This Iconic South Florida Resort Just Got a Massive Transformation — With 5 New Hotel Concepts and a $65 Million Pool Club

The Boca Raton is refreshed and ready for its close-up.

Try as I might to stifle the sound, my giggles were echoing throughout the spa. I’d just had my first taste of mango gelato — served to me on a silver spoon while neck-deep in a bath of bubbles and orange slices.

On my way here, I’d marveled at 50,000 square feet of Moorish tiles, elaborate arches, and gardens reminiscent of Spain’s Alhambra palace. Though residents of the Alhambra probably weren’t lucky enough to experience a Tropical Fusion Ritual Bath. That only happens at The Boca Raton.

Aerial view of a palm-flanked pool in Florida
The new Harborside Pool Club at Florida’s Boca Raton resort.

Courtesy of The Boca Raton

“We know the past is our legacy,” resort president and CEO Daniel Hostettler told me over breakfast at Sadelle’s, an outpost of the beloved brunch spot from New York’s Major Food Group. “But the vibe we’re going for is historic mansion meets 21st century.” The Boca Raton began life in 1926 as the Ritz-Carlton Cloister Inn, designed by architect (and Boca Raton city planner) Addison Mizner. It changed hands many times over the years — gaining a golf course and racquet club — and until recently was managed by Waldorf Astoria.

The airy white lobby of The Cloister, at the Boca Raton resort complex in Florida
The lobby of the Cloister, one of five fully renovated hotels on property.

Courtesy of The Boca Raton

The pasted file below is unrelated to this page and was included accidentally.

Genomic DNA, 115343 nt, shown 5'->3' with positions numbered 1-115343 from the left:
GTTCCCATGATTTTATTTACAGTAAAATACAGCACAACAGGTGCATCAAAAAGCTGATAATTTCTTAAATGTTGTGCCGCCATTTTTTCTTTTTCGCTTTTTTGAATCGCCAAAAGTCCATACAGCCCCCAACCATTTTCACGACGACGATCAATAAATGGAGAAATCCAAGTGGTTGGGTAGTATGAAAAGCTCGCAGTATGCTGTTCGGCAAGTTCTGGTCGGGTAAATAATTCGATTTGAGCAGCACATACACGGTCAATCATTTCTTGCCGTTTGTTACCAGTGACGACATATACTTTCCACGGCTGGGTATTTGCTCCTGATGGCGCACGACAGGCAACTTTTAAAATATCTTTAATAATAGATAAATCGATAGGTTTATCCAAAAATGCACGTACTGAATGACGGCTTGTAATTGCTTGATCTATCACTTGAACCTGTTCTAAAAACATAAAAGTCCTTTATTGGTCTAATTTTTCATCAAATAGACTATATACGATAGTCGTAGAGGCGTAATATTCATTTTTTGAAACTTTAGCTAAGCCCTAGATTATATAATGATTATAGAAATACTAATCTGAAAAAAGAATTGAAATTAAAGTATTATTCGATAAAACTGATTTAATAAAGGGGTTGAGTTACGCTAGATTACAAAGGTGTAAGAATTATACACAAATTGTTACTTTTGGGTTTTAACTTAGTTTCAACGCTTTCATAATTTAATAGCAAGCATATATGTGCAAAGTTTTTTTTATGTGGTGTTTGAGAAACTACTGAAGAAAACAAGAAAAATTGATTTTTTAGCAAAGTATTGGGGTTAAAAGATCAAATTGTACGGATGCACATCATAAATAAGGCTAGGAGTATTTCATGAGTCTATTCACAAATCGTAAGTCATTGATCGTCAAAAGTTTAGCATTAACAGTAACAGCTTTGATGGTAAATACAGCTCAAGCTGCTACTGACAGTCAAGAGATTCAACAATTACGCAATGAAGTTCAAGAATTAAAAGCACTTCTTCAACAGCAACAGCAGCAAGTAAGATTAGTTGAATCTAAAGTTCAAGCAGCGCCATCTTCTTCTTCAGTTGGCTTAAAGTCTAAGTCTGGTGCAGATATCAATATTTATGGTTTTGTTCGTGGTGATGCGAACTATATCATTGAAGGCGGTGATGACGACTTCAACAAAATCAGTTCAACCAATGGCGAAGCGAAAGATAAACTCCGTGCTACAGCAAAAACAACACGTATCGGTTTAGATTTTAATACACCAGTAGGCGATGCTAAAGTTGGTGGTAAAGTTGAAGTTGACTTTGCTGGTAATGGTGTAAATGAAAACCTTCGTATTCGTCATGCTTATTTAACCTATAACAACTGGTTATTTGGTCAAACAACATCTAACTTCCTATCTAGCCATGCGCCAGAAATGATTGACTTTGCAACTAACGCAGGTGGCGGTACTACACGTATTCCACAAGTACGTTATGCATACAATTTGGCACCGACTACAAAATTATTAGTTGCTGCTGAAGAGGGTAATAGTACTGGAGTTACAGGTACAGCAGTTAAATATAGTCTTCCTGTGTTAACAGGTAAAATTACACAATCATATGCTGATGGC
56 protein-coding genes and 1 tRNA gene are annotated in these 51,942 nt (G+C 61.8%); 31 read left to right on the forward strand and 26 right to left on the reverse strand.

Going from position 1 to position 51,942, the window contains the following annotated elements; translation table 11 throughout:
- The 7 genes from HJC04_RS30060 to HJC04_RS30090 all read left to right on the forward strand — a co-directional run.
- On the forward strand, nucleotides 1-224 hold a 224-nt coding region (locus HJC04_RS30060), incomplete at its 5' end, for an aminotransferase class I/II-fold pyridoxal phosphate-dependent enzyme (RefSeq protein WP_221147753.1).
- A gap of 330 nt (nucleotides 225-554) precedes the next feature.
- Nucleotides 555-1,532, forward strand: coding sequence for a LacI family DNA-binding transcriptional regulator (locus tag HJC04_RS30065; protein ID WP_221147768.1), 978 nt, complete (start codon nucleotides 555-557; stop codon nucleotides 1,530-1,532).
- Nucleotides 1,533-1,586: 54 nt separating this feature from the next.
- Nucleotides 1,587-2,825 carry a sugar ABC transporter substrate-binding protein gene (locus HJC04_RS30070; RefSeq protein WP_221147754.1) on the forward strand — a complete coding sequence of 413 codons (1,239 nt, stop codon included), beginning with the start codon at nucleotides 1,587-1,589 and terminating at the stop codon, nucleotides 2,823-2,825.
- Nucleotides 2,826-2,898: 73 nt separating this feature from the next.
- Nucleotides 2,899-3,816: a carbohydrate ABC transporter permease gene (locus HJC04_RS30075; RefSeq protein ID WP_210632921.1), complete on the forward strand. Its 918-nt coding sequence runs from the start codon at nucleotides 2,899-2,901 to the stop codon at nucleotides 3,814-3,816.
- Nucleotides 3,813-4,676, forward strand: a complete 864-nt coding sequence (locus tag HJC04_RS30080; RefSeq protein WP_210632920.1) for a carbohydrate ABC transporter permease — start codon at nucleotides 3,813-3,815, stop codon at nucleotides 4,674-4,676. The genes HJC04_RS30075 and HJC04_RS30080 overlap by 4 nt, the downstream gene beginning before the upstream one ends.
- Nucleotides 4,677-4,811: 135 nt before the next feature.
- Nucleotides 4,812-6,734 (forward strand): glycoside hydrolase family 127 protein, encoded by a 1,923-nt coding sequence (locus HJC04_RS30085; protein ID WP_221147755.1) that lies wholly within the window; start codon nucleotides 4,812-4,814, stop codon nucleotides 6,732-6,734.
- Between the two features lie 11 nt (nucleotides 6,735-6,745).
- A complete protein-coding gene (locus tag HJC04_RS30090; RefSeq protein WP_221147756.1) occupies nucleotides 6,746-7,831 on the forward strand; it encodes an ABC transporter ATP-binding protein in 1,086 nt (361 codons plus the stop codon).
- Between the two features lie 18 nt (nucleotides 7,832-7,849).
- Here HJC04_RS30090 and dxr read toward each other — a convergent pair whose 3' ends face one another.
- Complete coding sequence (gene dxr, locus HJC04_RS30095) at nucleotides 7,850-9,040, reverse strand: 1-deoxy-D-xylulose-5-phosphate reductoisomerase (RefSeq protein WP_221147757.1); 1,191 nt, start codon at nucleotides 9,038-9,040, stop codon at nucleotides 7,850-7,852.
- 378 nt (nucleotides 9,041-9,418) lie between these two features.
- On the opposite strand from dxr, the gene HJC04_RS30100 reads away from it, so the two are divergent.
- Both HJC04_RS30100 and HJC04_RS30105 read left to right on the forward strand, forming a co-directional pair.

Then, in 2019, the property was acquired by tech billionaire Michael Dell, who charged Hostettler and his team with creating a new vision for the resort’s next century. A massive transformation by the Rockwell Group, whose client list includes the José Andrés Group and Nobu Hotels, has repositioned The Boca Raton as an all-ages enclave with spaces for every type of traveler.

These 200 waterfront acres now have five new hotel concepts. The 294-key Cloister, in the original Mizner-designed inn, has space for large groups and meetings. The Tower, the tallest structure in Boca, has 224 suites and butler service, and the 212-room Beach Club offers three pools and a private stretch of shoreline. Families will find the comforts of home at the Bungalows, a collection of 58 two-bedroom suites with full kitchens and a separate gated entrance. All offer easy access to the $65 million Harborside Pool Club — complete with lazy river, kids center, and a pair of three-story waterslides.

The black and red decor of the supper club at the Boca Raton resort complex in Florida
The Boca Raton’s MB Supper Club, which regularly hosts live entertainment.

Courtesy of The Boca Raton

Those looking for a more grown-up vibe will find that, too: at the adults-only pool, the 1930s-inspired MB Supper Club, or the elegant (and kid-free) Yacht Club, with its 112 suites overlooking the 27-slip marina.

There are 14 dining venues to choose from, including the mid-century-style Flamingo Grill, also from Major Food Group. From the moment I entered the flamingo-pink doors, I felt transported to a classic era: waiters sported pink jackets and monstera-green suspenders, the walls were covered in Floridian flora-motif tiles, and the smell of tableside bananas Foster filled the air.

A version of this story first appeared in the December 2022/January 2023 issue of Travel + Leisure under the headline "Forever Young."

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